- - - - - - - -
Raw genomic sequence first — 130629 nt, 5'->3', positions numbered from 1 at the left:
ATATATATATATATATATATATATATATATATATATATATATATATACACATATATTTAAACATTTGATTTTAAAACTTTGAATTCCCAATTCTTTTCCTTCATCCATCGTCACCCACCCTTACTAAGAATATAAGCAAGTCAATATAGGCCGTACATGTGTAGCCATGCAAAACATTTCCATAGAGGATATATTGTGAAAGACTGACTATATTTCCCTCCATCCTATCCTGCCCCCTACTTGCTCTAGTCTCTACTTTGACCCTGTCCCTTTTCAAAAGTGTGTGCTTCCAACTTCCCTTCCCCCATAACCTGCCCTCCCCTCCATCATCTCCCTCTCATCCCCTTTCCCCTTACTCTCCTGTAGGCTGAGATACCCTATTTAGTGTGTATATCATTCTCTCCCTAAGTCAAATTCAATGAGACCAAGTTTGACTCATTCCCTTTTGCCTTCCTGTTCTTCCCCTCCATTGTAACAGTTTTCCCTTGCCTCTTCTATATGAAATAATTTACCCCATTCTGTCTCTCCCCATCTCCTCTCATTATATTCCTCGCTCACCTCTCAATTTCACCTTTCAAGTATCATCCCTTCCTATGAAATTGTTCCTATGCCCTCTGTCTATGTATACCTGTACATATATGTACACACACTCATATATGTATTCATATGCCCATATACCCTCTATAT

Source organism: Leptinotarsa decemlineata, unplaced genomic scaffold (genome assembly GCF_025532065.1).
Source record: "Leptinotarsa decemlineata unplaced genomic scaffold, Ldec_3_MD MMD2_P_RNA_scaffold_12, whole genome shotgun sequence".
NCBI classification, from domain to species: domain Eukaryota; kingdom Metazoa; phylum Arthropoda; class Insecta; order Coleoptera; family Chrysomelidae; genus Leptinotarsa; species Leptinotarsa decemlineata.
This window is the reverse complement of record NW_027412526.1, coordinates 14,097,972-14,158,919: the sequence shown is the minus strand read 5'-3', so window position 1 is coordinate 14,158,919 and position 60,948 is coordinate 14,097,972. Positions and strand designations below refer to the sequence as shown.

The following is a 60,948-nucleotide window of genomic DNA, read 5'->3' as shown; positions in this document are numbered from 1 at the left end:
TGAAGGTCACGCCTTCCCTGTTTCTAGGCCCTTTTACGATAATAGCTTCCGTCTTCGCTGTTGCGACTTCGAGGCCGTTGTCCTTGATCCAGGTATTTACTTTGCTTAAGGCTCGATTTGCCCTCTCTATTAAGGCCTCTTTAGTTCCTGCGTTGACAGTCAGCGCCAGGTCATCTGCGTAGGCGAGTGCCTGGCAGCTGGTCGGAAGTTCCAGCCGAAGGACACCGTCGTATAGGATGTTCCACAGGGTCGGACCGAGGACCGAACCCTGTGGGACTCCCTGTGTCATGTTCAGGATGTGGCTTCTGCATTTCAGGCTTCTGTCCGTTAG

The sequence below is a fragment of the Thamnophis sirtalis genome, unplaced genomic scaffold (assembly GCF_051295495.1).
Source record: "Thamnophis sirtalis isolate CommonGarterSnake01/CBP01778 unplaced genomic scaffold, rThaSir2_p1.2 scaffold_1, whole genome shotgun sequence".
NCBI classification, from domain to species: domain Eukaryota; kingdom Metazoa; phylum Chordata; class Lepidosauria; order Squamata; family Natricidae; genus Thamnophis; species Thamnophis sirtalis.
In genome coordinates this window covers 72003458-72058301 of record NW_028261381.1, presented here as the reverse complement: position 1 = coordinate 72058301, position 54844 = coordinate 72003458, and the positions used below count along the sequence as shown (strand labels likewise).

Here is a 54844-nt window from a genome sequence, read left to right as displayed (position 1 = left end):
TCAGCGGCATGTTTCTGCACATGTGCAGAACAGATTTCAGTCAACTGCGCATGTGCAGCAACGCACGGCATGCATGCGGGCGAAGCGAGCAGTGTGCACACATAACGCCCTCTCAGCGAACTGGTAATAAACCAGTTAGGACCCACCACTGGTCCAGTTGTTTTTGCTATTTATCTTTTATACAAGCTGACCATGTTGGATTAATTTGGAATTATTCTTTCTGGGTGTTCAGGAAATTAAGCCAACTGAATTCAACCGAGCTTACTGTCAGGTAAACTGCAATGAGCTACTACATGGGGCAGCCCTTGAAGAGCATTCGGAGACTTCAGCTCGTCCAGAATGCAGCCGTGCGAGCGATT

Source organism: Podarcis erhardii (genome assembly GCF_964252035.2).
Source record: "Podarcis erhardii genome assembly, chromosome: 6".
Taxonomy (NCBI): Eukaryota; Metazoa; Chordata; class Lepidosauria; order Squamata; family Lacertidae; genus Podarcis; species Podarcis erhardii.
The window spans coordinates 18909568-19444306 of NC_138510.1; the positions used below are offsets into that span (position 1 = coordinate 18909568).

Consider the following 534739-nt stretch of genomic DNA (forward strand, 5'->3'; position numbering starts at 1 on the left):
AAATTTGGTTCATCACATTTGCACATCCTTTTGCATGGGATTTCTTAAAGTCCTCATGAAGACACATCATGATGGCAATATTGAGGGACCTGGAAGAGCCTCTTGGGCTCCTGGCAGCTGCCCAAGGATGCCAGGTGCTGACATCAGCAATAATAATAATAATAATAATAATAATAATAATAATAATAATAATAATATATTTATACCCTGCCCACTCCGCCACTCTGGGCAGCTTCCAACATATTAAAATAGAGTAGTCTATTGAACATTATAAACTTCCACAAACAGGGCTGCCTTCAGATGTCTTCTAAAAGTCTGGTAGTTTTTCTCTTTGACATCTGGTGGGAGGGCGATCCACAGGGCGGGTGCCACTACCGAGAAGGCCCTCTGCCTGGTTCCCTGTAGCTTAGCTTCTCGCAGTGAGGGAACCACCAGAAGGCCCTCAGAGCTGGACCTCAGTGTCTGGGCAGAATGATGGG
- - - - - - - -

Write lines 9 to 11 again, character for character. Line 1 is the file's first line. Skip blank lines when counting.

The sequence below is a fragment of the Thamnophis sirtalis genome, unplaced genomic scaffold (assembly GCF_051295495.1).
Source record: "Thamnophis sirtalis isolate CommonGarterSnake01/CBP01778 unplaced genomic scaffold, rThaSir2_p1.2 scaffold_1, whole genome shotgun sequence".
NCBI classification, from domain to species: domain Eukaryota; kingdom Metazoa; phylum Chordata; class Lepidosauria; order Squamata; family Natricidae; genus Thamnophis; species Thamnophis sirtalis.